This was my second read of this novel - and at times it felt like visiting an old friend. Although I could not have told you anything about it before hand (it had been many years since I first read it) the stories are so unique you cannot help but recognise them.

Tall tales and true 'from the old country' - it is an amazing collection of stories interwoven with magic and insight. Set across two continents and 4 generations - this novel manages to keep on moving through good times & bad, accum
Amazing, huge, bizarre, immense, stunning fairytale story. Reminded me of Everything is Illuminated. Some passages in EiI have the same dreamlike quality.
If half of a book can count as a favorite book, then the first half of "If I Told You Once" qualifies. Magical realism with an eastern European flavor. Loved the main character in the first half and all the supporting characters. Thought the book lost steam when it moved to NY where, somehow, the magical part seemed more out of place and the additional narrators (daughter/granddaughter of the original narrator) were much less appealing. The last bit of the book works more like the first half, I ...more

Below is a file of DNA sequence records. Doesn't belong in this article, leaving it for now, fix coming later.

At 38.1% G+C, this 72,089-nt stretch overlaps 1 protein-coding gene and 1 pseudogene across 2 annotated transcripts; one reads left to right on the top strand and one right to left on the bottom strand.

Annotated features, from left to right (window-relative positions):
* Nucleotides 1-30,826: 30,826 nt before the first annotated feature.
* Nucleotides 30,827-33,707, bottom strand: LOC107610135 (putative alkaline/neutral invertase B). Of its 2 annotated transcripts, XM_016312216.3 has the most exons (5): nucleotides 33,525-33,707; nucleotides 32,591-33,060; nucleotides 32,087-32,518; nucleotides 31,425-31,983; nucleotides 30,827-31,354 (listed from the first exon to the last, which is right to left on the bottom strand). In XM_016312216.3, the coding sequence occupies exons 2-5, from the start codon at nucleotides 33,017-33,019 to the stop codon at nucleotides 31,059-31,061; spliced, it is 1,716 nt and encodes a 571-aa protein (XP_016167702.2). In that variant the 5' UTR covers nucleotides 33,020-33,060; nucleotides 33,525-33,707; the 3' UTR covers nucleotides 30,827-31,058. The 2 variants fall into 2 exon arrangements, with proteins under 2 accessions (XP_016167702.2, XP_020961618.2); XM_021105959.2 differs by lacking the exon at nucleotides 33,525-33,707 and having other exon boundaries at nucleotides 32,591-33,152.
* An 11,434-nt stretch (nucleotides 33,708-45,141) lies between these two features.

Sonja T
I read this book when I was about 13, my mum had recieved it as a free gift with something (not sure???)and it was really the first adult novel that I had ever read. I can't remember the names of many of the characters but the story still sticks with me to this day. I liked how the grandmother (first generation) started the story and then it was continued on through her future generations of women. It was so interesting to see the differences in each of their lives but that they also had vast si ...more

There were some things in this book that echoed my own impressions of Jewish culture and the Jewish inter-generational experience, but I found it frustrating that the "old country," the "old language," and the ethnicity of the characters and story remained obscure. I'm sure the author did it on purpose - but why? The book uses a first-person narrative, switching back and forth between the three main characters of grandmother, daughter and granddaughter, with almost no dialogue - another consciou
Brilliant, magical, addictive narrative threads weaving the lives together of four generations of women from Eastern Europe. A rare gem of a book, totally understated and deserving of so much more attention than this book seems to have earned. Budnitz's prose is startling, a series of wild hoops linking reality with far out fantasy snow-drifts, making life seem totally normal and insanely extraordinary and brutal even, all at once. I was steeped and sustained by this book for its duration, and d ...more